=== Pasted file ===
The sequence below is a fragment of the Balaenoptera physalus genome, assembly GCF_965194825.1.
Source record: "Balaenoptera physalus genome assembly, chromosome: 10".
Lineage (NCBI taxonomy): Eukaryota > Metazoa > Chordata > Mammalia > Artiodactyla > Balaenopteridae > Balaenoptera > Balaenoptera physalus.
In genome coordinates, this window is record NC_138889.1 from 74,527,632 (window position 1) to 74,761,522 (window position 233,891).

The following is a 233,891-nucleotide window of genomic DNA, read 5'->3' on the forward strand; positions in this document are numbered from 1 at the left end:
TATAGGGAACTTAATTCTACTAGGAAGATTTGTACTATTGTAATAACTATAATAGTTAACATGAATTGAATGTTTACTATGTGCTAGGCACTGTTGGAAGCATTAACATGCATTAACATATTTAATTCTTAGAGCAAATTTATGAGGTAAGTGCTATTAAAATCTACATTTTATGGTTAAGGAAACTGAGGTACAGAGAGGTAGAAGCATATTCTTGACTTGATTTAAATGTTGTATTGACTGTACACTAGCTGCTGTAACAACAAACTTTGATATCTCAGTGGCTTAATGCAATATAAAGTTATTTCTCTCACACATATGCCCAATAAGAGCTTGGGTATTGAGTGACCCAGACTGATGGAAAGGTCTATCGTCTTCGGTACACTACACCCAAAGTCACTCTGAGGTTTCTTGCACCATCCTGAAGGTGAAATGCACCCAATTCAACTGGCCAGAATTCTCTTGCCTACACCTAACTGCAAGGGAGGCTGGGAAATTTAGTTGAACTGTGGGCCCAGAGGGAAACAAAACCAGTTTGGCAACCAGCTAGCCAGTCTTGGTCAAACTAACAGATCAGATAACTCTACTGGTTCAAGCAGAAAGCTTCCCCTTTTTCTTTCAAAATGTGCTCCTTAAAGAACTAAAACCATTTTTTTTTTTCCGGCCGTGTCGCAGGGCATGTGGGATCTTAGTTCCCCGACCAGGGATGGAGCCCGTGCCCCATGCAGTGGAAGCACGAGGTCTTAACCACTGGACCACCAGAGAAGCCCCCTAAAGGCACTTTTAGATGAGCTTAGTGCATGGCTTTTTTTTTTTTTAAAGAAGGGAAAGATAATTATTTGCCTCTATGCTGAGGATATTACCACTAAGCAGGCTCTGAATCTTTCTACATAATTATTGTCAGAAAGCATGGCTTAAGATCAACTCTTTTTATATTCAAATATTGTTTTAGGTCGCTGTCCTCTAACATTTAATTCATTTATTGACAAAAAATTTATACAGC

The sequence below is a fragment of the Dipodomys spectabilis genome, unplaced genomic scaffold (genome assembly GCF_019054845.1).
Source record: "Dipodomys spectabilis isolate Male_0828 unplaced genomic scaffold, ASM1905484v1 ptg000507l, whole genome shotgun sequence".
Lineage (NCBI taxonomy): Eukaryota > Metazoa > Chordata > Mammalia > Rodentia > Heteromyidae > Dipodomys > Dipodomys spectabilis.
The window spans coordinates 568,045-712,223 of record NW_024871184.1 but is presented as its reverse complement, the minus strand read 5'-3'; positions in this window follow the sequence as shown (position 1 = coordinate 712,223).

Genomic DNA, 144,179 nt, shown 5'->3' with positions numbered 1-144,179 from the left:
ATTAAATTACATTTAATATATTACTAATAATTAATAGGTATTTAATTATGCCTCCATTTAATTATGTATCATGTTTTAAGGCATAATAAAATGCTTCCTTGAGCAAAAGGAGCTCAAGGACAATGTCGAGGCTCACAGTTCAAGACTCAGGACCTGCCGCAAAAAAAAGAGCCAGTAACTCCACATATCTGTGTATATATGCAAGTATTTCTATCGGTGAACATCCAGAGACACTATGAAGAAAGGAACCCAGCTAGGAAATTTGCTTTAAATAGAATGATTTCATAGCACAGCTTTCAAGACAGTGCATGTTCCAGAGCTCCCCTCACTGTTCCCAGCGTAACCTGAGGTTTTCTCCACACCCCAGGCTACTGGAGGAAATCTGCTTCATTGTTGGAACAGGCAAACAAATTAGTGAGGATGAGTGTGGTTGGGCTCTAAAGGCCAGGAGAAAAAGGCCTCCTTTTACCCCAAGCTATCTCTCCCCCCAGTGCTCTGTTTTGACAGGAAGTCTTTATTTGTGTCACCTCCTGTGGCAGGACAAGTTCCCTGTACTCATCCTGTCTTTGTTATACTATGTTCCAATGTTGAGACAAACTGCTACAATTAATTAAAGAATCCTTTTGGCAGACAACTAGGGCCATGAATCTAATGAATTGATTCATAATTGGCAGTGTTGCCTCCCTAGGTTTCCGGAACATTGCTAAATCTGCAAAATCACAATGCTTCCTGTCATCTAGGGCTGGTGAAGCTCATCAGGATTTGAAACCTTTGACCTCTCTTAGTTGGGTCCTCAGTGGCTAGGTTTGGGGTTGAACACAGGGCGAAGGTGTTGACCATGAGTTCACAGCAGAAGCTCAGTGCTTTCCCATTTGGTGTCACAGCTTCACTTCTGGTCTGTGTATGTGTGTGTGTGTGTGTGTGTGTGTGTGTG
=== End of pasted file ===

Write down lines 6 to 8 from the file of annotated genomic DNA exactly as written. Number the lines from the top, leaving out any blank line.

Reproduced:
TATAGGGAACTTAATTCTACTAGGAAGATTTGTACTATTGTAATAACTATAATAGTTAACATGAATTGAATGTTTACTATGTGCTAGGCACTGTTGGAAGCATTAACATGCATTAACATATTTAATTCTTAGAGCAAATTTATGAGGTAAGTGCTATTAAAATCTACATTTTATGGTTAAGGAAACTGAGGTACAGAGAGGTAGAAGCATATTCTTGACTTGATTTAAATGTTGTATTGACTGTACACTAGCTGCTGTAACAACAAACTTTGATATCTCAGTGGCTTAATGCAATATAAAGTTATTTCTCTCACACATATGCCCAATAAGAGCTTGGGTATTGAGTGACCCAGACTGATGGAAAGGTCTATCGTCTTCGGTACACTACACCCAAAGTCACTCTGAGGTTTCTTGCACCATCCTGAAGGTGAAATGCACCCAATTCAACTGGCCAGAATTCTCTTGCCTACACCTAACTGCAAGGGAGGCTGGGAAATTTAGTTGAACTGTGGGCCCAGAGGGAAACAAAACCAGTTTGGCAACCAGCTAGCCAGTCTTGGTCAAACTAACAGATCAGATAACTCTACTGGTTCAAGCAGAAAGCTTCCCCTTTTTCTTTCAAAATGTGCTCCTTAAAGAACTAAAACCATTTTTTTTTTTCCGGCCGTGTCGCAGGGCATGTGGGATCTTAGTTCCCCGACCAGGGATGGAGCCCGTGCCCCATGCAGTGGAAGCACGAGGTCTTAACCACTGGACCACCAGAGAAGCCCCCTAAAGGCACTTTTAGATGAGCTTAGTGCATGGCTTTTTTTTTTTTTAAAGAAGGGAAAGATAATTATTTGCCTCTATGCTGAGGATATTACCACTAAGCAGGCTCTGAATCTTTCTACATAATTATTGTCAGAAAGCATGGCTTAAGATCAACTCTTTTTATATTCAAATATTGTTTTAGGTCGCTGTCCTCTAACATTTAATTCATTTATTGACAAAAAATTTATACAGC

The sequence below is a fragment of the Dipodomys spectabilis genome, unplaced genomic scaffold (genome assembly GCF_019054845.1).
Source record: "Dipodomys spectabilis isolate Male_0828 unplaced genomic scaffold, ASM1905484v1 ptg000507l, whole genome shotgun sequence".